General Motors recently announced that it would be shutting down five car factories in the United States and Canada and cutting 14,000 jobs. GM said at the time that factory workers would be offered jobs at other facilities where production is being increased and on Friday it offered an update on how things are going.
Of the jobs GM plans to cut, 2,800 are hourly employees in the United States. These are generally assembly line workers who punch in and out for work each day as opposed to employees who are paid a salary.
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The auto maker announced Friday that 1,100 of those hourly workers have volunteered to transfer to jobs at other factories, such as GM's Flint, Michigan, truck plant where heavy duty pickups are built and the Toledo transmission plant in Toledo, Ohio. Another 1,200 workers in that group are eligible for retirement, the company said.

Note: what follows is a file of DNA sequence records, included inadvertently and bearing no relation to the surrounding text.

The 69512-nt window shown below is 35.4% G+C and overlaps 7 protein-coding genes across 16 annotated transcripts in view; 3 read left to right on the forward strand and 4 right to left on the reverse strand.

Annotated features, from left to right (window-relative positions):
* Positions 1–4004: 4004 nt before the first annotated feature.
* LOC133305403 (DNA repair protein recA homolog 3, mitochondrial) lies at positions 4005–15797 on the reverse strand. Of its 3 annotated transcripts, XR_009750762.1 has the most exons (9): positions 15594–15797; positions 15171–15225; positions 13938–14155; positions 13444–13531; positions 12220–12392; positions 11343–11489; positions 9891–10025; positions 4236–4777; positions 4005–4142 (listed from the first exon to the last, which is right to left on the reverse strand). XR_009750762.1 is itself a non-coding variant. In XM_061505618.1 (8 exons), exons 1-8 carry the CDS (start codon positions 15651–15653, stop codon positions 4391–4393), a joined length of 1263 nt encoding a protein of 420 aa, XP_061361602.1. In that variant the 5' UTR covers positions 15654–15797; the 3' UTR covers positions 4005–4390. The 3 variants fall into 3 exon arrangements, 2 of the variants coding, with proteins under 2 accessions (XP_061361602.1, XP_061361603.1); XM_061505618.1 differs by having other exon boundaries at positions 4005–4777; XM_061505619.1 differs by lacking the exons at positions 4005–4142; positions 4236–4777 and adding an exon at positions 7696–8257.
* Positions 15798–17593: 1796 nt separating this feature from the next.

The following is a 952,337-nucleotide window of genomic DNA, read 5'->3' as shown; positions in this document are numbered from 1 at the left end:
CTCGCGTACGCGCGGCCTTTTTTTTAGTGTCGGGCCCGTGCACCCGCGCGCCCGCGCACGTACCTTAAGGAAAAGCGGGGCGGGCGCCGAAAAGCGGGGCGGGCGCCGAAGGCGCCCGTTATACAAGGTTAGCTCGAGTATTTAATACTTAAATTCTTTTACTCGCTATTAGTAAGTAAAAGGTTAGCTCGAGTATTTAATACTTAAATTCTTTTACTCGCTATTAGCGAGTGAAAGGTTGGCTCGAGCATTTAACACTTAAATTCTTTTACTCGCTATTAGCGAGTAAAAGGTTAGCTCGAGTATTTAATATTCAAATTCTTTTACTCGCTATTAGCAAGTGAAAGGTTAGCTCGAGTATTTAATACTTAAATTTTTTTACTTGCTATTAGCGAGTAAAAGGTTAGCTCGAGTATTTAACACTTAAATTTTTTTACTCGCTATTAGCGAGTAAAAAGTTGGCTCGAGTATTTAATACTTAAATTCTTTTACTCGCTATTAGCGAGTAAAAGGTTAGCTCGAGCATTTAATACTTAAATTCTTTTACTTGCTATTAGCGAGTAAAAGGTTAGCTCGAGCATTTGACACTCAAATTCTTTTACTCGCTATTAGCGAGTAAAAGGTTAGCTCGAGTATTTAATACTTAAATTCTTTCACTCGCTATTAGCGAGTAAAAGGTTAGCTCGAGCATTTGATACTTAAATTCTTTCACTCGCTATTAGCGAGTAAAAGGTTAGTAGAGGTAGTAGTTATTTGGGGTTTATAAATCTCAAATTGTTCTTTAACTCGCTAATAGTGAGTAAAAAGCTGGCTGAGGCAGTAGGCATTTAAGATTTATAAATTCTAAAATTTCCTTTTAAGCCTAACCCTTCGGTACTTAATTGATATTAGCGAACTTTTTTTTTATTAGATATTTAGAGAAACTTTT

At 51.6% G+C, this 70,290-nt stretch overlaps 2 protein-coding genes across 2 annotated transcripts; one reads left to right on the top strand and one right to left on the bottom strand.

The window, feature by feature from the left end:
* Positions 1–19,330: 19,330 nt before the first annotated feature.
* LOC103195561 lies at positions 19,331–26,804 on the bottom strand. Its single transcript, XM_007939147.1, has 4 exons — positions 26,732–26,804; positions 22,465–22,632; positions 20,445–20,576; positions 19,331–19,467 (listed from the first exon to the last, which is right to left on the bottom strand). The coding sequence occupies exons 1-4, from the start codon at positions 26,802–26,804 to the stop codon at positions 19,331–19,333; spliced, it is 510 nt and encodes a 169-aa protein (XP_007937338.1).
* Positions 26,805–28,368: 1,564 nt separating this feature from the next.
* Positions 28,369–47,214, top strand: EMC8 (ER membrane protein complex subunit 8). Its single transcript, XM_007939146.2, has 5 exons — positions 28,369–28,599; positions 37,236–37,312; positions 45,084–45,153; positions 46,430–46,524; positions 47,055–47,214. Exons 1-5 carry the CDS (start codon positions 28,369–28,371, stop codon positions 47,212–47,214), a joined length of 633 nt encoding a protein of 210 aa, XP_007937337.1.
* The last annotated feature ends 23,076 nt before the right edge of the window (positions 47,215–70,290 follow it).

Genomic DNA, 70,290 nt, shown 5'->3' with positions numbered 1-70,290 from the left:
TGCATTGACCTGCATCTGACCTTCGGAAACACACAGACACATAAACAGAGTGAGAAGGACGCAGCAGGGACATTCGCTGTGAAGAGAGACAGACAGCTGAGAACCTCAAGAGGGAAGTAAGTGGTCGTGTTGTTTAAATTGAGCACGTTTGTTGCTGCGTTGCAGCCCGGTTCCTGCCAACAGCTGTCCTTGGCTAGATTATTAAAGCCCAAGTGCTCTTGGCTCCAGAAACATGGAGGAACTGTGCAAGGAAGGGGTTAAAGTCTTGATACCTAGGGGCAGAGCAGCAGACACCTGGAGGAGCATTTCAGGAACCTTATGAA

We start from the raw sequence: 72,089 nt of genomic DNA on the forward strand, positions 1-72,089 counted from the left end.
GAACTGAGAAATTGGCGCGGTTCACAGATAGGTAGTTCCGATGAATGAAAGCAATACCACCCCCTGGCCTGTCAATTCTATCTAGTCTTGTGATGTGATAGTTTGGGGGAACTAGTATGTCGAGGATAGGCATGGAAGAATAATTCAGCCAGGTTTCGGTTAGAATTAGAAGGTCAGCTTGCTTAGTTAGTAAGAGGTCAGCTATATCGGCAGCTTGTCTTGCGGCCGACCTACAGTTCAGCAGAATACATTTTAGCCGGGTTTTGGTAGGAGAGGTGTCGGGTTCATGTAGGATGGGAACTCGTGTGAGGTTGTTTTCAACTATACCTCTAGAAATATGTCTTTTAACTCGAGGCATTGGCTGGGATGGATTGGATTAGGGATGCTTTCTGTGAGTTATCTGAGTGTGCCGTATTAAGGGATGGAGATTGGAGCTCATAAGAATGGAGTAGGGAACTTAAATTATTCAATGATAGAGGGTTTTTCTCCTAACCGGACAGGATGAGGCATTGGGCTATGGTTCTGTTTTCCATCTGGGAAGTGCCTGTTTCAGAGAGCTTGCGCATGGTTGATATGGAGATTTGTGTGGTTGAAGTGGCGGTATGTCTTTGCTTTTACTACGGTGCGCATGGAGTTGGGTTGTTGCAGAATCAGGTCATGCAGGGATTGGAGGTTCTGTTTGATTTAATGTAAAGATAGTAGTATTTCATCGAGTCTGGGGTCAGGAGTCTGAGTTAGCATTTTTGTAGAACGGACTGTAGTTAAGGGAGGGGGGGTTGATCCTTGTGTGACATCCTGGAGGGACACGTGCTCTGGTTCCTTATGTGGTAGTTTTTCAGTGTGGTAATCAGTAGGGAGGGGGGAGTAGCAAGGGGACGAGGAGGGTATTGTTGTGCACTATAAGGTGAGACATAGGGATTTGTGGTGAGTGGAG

The US plants GM is shutting down are in Michigan, Ohio, and Maryland. These plants mostly made sedans, which have fallen out of favor as customers have shifted toward crossover SUVs and trucks.
GM also said last month that Canadian workers would be offered jobs at other plants in that country.
In total, the company announced it would cut 6,000 hourly and 8,000 salaried positions. In October, the company offered voluntary buyouts to 18,000 workers.
GM CEO Mary Barra has said she wants to save money and reposition the company for future investments in autonomous driving technology and electric cars. She wants to do this now, she has said, rather than waiting and cutting jobs during an economic crisis.
"Today, we have a plan for the majority of employees currently working at our impacted plants in Maryland, Michigan, Ohio and Oshawa, Canada that includes job opportunities at other GM facilities," Barra tweeted Friday. "We're committed to doing the right thing, for the future of GM and our people."